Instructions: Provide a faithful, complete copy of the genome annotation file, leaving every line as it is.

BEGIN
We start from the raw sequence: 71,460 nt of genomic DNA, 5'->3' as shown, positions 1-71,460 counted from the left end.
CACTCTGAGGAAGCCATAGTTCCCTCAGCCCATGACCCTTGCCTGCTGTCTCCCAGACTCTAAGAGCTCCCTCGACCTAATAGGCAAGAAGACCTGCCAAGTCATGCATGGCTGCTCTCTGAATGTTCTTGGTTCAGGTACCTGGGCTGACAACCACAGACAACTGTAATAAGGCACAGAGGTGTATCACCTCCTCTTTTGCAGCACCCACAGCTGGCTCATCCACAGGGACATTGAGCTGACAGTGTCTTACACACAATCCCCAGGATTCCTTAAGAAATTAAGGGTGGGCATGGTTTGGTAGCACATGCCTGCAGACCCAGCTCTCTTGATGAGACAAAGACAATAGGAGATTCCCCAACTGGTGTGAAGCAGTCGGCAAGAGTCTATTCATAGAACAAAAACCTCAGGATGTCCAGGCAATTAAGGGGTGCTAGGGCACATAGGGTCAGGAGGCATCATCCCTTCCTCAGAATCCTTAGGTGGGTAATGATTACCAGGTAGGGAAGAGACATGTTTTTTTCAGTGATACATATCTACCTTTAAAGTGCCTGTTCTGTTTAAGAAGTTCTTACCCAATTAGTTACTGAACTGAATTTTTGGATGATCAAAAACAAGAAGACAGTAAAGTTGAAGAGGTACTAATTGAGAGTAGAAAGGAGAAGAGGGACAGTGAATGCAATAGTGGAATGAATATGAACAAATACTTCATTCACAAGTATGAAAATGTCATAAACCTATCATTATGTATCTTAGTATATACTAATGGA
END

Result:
We start from the raw sequence: 71,460 nt of genomic DNA, 5'->3' as shown, positions 1-71,460 counted from the left end.
CACTCTGAGGAAGCCATAGTTCCCTCAGCCCATGACCCTTGCCTGCTGTCTCCCAGACTCTAAGAGCTCCCTCGACCTAATAGGCAAGAAGACCTGCCAAGTCATGCATGGCTGCTCTCTGAATGTTCTTGGTTCAGGTACCTGGGCTGACAACCACAGACAACTGTAATAAGGCACAGAGGTGTATCACCTCCTCTTTTGCAGCACCCACAGCTGGCTCATCCACAGGGACATTGAGCTGACAGTGTCTTACACACAATCCCCAGGATTCCTTAAGAAATTAAGGGTGGGCATGGTTTGGTAGCACATGCCTGCAGACCCAGCTCTCTTGATGAGACAAAGACAATAGGAGATTCCCCAACTGGTGTGAAGCAGTCGGCAAGAGTCTATTCATAGAACAAAAACCTCAGGATGTCCAGGCAATTAAGGGGTGCTAGGGCACATAGGGTCAGGAGGCATCATCCCTTCCTCAGAATCCTTAGGTGGGTAATGATTACCAGGTAGGGAAGAGACATGTTTTTTTCAGTGATACATATCTACCTTTAAAGTGCCTGTTCTGTTTAAGAAGTTCTTACCCAATTAGTTACTGAACTGAATTTTTGGATGATCAAAAACAAGAAGACAGTAAAGTTGAAGAGGTACTAATTGAGAGTAGAAAGGAGAAGAGGGACAGTGAATGCAATAGTGGAATGAATATGAACAAATACTTCATTCACAAGTATGAAAATGTCATAAACCTATCATTATGTATCTTAGTATATACTAATGGA